One of the surprises of yesterday’s Apple earnings — beyond the fact that record revenue and record profit simply wasn’t good enough for Wall Street — is that Apple has recast how it is reporting its revenue to separate hardware from services and software.
The six new categories are iPhone, iPad, Mac, iPod, iTunes (with software and services), and Accessories. All of them are billion-dollar businesses in their own right, but of course they’re not all the same size. iPhone revenues were $30 billion, 15 times the accessories business and dwarfing every other business category.
The new iTunes category, which came in at $3.687 billion for the first quarter of 2013, includes all the revenue from music sales, app sales, software sales via the Mac app store, and any other media sales (such as books and movies. Apple has also stuffed a few random items into iTunes that might otherwise fit in a “miscellaneous” category: AppleCare extended warranty revenue, licensing revenue, and services revenue.
But essentially, if Apple has a good iPhone and iPad quarter, Apple has a good quarter. Seventy-six percent of Apple’s revenue, which totals $41.42 billion, comes from those two segments alone.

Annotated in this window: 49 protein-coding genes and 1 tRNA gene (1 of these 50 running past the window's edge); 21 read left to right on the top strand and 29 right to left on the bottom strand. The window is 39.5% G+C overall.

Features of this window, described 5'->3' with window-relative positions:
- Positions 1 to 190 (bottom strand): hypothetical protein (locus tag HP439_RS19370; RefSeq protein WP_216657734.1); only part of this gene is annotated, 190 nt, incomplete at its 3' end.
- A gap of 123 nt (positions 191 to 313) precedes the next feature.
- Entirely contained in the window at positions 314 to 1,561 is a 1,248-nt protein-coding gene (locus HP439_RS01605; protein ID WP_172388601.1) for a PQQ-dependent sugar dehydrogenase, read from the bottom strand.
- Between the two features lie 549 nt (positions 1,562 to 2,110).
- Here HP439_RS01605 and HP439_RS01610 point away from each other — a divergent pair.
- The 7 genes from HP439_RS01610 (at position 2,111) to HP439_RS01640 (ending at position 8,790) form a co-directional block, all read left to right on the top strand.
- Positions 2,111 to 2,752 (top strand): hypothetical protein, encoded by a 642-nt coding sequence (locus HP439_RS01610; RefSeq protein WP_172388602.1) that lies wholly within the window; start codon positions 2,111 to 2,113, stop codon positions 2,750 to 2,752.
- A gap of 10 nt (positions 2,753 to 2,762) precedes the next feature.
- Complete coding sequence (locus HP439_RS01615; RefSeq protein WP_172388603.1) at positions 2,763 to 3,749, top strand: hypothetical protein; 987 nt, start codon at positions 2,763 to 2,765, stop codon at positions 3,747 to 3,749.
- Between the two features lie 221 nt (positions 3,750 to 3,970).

Two numbers are particularly interesting.
One is digital media in the iTunes segment. Revenue from digital media is now almost worth more to Apple — top-line revenue — than all its iMac, MacBook and other Mac hardware sales. This will likely only grow. The second is Accessories, which also is almost worth more to Apple than iPod sales. Both are signs of the future.
Here’s the raw data:
- iPhone: $30.6 billion
- iPad: $10.7 billion
- Mac: $5.5 billion
- iTunes: $3.7 billion
- iPod: $2.1 billion
- Accessories: $1.8 billion
photo credit: Hans and Carolyn via photopin cc
VentureBeat and marketing technology analyst David Raab are working on a new Marketing Automation usage and ROI study
. If you currently use a marketing automation system, help us out by answering the survey.
If you do, we'll share the resulting data with you.